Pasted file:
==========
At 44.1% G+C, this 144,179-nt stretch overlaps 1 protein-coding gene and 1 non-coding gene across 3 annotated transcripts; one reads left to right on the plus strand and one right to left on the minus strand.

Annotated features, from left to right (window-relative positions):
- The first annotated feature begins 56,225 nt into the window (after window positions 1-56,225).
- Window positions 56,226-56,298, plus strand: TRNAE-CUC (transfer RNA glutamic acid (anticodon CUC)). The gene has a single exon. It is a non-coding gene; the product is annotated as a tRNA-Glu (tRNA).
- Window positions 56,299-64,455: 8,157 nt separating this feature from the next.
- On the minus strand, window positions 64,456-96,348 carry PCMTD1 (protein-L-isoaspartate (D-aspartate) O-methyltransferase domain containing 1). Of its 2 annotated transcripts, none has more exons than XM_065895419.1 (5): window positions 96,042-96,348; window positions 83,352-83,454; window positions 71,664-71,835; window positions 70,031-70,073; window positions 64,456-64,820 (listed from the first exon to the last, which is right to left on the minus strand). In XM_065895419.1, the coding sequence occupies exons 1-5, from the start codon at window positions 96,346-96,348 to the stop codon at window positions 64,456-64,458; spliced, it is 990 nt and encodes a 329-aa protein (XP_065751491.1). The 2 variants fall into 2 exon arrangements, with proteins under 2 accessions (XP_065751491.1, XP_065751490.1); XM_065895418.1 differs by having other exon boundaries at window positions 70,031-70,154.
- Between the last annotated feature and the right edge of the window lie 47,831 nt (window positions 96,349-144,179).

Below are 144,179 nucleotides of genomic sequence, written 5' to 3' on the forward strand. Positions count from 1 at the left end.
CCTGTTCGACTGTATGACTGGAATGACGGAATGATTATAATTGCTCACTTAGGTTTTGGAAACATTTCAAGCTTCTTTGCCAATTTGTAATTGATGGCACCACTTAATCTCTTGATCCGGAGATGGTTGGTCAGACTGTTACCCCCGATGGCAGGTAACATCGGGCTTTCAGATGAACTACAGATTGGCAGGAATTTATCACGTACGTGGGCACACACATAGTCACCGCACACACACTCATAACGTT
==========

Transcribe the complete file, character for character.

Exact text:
At 44.1% G+C, this 144,179-nt stretch overlaps 1 protein-coding gene and 1 non-coding gene across 3 annotated transcripts; one reads left to right on the plus strand and one right to left on the minus strand.

Annotated features, from left to right (window-relative positions):
- The first annotated feature begins 56,225 nt into the window (after window positions 1-56,225).
- Window positions 56,226-56,298, plus strand: TRNAE-CUC (transfer RNA glutamic acid (anticodon CUC)). The gene has a single exon. It is a non-coding gene; the product is annotated as a tRNA-Glu (tRNA).
- Window positions 56,299-64,455: 8,157 nt separating this feature from the next.
- On the minus strand, window positions 64,456-96,348 carry PCMTD1 (protein-L-isoaspartate (D-aspartate) O-methyltransferase domain containing 1). Of its 2 annotated transcripts, none has more exons than XM_065895419.1 (5): window positions 96,042-96,348; window positions 83,352-83,454; window positions 71,664-71,835; window positions 70,031-70,073; window positions 64,456-64,820 (listed from the first exon to the last, which is right to left on the minus strand). In XM_065895419.1, the coding sequence occupies exons 1-5, from the start codon at window positions 96,346-96,348 to the stop codon at window positions 64,456-64,458; spliced, it is 990 nt and encodes a 329-aa protein (XP_065751491.1). The 2 variants fall into 2 exon arrangements, with proteins under 2 accessions (XP_065751491.1, XP_065751490.1); XM_065895418.1 differs by having other exon boundaries at window positions 70,031-70,154.
- Between the last annotated feature and the right edge of the window lie 47,831 nt (window positions 96,349-144,179).

Below are 144,179 nucleotides of genomic sequence, written 5' to 3' on the forward strand. Positions count from 1 at the left end.
CCTGTTCGACTGTATGACTGGAATGACGGAATGATTATAATTGCTCACTTAGGTTTTGGAAACATTTCAAGCTTCTTTGCCAATTTGTAATTGATGGCACCACTTAATCTCTTGATCCGGAGATGGTTGGTCAGACTGTTACCCCCGATGGCAGGTAACATCGGGCTTTCAGATGAACTACAGATTGGCAGGAATTTATCACGTACGTGGGCACACACATAGTCACCGCACACACACTCATAACGTT